TEI: The Start of a Conversation
Today I’m glad to be able to share a conversation that I had with two of the PhD students, Meghan K. McGinley and Bryant White, currently learning TEI encoding as part of Vanderbilt’s Digital Cultural Heritage TEI Working Group. The group meets every Friday at 2pm in the Vanderbilt Digital Humanities Center (Buttrick 344) and is led by our own Dr. Michelle Taylor and Clifford Anderson of the Vanderbilt University libraries as well as occasional guest lectures from specialists working within different frames of the XQuery realm (MEI, XPath, etc.). Check out our conversation below!
Nathan Dize: Where did you learn about the TEI working group, and would you recommend others to join in the future?
Meghan McGinley: I was initially introduced to TEI through the W.T. Bandy Center’s Baudelaire corpus encoding project in Lynn Ramey’s Introduction to Research Methods course in the Fall of 2016. Engaging with Digital Humanities on several levels up until this point, data mining several works of late-19th and early-20th century French author Charles Péguy to investigate the lexical roots of his blood-and-soil nationalism and mapping the network of commerce and economy in Marco Polo’s far-east travelogue La Description du Monde, I joined the TEI working group in the Fall of 2018 to gain a greater competency in coding languages geared towards the preservation and promotion of humanistic endeavor.
Dize: Have you ever learned a coding language and, if so, do you find learning TEI easier or harder?
McGinley: Besides the basic HTML from MySpace’s heyday, I have never learned a coding language. However, as a French language and literature scholar (and Italian language tenderfoot), I have been able to draw surprising parallels across these two plains of language acquisition and methodology. Perhaps language trained humanists have an intrinsic and untapped knack for coding!
Dize: Why are you interested in learning TEI? Do you feel that learning TEI will help further your research or help you to realize new research and teaching goals?
McGinley: Learning TEI has definitely begun to shape my present and future research methodology and pedagogical goals. As a deeply interdisciplinary thinker, cultivating “harder” skills like coding by way of TEI is a method of bridging departmental and cultural divides by way of literature. As a whole, Digital Humanities are not only a way to dismantle the myth of the terminal humanist in the face of technological advancement, but also an excellent pedagogical outlet for student and public engagement with the humanities.
Dize: If you had to envision a dream project related to your interests using TEI or another coding language, what would it look like?
McGinley: As a classically trained violinist, my dream project would use a combination of MEI and TEI. I am fascinated by the early mixed media forms of artistic expression from La Belle Époque as a 20th-century scholar. Encoding composer Claude Debussy’s synesthetic work with poets Stéphane Mallarmé, Paul Verlaine and Gabriele D’Annunzio would be a fantastic enterprise.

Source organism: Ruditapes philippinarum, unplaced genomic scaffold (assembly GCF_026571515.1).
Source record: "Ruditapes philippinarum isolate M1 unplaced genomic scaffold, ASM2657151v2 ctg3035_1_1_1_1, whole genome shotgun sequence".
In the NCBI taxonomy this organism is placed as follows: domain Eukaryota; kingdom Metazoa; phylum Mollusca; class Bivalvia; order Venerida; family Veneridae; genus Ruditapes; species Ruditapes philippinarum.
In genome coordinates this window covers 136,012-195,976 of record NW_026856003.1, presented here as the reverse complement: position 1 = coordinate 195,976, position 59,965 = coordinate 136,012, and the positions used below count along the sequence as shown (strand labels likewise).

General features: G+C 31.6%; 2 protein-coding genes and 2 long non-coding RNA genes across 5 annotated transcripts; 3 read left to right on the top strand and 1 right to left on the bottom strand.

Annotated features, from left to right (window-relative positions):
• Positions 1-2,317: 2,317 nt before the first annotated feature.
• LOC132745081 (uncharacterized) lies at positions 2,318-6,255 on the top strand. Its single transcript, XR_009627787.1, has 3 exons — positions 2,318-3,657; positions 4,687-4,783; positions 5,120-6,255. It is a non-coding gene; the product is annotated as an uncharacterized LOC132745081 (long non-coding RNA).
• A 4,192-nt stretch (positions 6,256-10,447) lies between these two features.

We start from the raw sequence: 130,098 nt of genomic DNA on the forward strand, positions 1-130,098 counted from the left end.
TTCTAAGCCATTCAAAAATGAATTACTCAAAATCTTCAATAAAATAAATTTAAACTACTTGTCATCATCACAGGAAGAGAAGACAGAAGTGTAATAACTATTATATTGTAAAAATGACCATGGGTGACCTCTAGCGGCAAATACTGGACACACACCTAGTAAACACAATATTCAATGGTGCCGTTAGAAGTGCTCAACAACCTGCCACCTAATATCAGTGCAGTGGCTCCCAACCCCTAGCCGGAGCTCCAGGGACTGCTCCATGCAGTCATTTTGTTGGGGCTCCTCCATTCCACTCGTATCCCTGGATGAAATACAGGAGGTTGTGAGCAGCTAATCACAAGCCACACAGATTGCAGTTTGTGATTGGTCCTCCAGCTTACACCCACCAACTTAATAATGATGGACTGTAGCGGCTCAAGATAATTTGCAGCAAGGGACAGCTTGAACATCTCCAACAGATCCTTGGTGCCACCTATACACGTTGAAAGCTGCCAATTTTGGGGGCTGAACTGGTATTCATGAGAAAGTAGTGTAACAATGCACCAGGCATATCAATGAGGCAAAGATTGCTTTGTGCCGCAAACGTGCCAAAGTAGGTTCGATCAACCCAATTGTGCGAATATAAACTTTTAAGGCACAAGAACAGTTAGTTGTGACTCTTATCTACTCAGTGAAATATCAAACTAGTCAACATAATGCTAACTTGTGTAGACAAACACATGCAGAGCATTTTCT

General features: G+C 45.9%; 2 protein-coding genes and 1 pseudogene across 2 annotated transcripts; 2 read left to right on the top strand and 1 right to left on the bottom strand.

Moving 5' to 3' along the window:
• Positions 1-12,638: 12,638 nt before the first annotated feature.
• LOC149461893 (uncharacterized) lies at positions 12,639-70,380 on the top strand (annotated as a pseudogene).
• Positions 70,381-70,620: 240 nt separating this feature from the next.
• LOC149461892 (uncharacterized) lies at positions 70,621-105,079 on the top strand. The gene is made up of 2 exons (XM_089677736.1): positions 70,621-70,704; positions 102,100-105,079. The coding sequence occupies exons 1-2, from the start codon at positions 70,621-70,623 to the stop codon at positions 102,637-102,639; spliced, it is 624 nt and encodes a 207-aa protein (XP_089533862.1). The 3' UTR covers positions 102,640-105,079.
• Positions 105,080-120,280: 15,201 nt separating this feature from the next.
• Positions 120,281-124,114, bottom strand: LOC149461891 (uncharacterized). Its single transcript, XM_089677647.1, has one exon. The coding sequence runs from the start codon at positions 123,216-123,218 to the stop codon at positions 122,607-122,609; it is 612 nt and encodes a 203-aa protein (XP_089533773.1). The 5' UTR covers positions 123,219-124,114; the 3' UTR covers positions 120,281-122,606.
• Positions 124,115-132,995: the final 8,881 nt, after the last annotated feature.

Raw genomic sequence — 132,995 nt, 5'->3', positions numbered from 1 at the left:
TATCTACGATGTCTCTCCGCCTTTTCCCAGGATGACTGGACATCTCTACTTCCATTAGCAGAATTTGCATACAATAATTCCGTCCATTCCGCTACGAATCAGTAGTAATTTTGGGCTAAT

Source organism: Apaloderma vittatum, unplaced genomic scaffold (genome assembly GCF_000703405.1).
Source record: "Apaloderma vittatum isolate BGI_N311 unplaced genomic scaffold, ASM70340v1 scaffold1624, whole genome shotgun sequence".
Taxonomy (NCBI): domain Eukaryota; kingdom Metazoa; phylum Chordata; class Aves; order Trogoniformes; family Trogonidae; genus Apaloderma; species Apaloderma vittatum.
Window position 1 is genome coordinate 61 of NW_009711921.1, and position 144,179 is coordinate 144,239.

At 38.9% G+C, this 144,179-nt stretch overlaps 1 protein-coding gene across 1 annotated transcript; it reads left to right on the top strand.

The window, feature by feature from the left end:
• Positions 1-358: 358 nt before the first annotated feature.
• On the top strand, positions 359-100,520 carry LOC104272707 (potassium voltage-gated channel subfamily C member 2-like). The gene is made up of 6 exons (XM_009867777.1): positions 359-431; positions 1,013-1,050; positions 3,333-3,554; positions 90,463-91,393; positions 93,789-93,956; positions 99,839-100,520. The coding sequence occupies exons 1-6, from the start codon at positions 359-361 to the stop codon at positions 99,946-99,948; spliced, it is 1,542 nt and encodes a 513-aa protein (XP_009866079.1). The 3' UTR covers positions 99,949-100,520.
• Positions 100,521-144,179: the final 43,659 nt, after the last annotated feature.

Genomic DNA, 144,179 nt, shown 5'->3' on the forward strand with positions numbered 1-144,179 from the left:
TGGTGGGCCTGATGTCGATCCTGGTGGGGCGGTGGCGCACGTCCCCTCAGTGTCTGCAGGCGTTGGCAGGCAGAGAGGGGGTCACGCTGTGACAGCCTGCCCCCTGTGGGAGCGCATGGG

Nathan Dize: Can you tell us how you learned about the TEI working group and what you might be able to use it for while pursuing your research agenda?
Bryant White: I first learned about the TEI working group at Vanderbilt via an email forwarded to all those in French and Italian. My experience with coding up to this point has been rather minimal and lackluster: I took a course on programming with Java during my undergrad years and all but failed it. Yet I am excited to see TEI’s potential as a helpful tool within the humanities, and so I am determined to give coding another shot. Of particular interest to me is the way that TEI can be used to create digital scholarly and critical editions of texts. My research interests being focused on texts from the medieval and early modern periods, textual criticism can certainly have a significant role to play there. Thus, the ability to produce, with minimal expense, accessible critical editions of such older works, detailing their manuscript history, becomes quite attractive. I suppose that, if I had to envision a dream project, it would involve using TEI to create an important and new critical edition of a medieval or early modern text. Ideally, it would be one that would have a significant impact on scholarship, giving insight into not only the manuscript history but even major interpretative issues as well. I do not yet have a particular text in mind, but that remains to be discovered. In the meantime, I look forward to gaining greater proficiency in TEI!
Meghan K. McGinley is a third year Ph.D. student in the Department of French and Italian at Vanderbilt University. She takes particular interest in periods of economic boom (and subsequently crash), eroticism and game and play in cinema and literature. Specifically, her dissertation project examines the shifting cultural interplay between France and Italy after WWII and how, as a consequence, notions of game and play manifest themselves spatially and politically in early films of La Nouvelle Vague and its Italian contemporaries in light of the Marshall Plan initiative of Truman administration.
Bryant White is a first-year PhD student here at Vanderbilt, he has not entirely narrowed down his field of research. However, he is broadly interested in the medieval and early modern periods. More specifically, his research up until this point has mainly dealt with questions of philosophy and religion/theology within 16th and 17th century literature.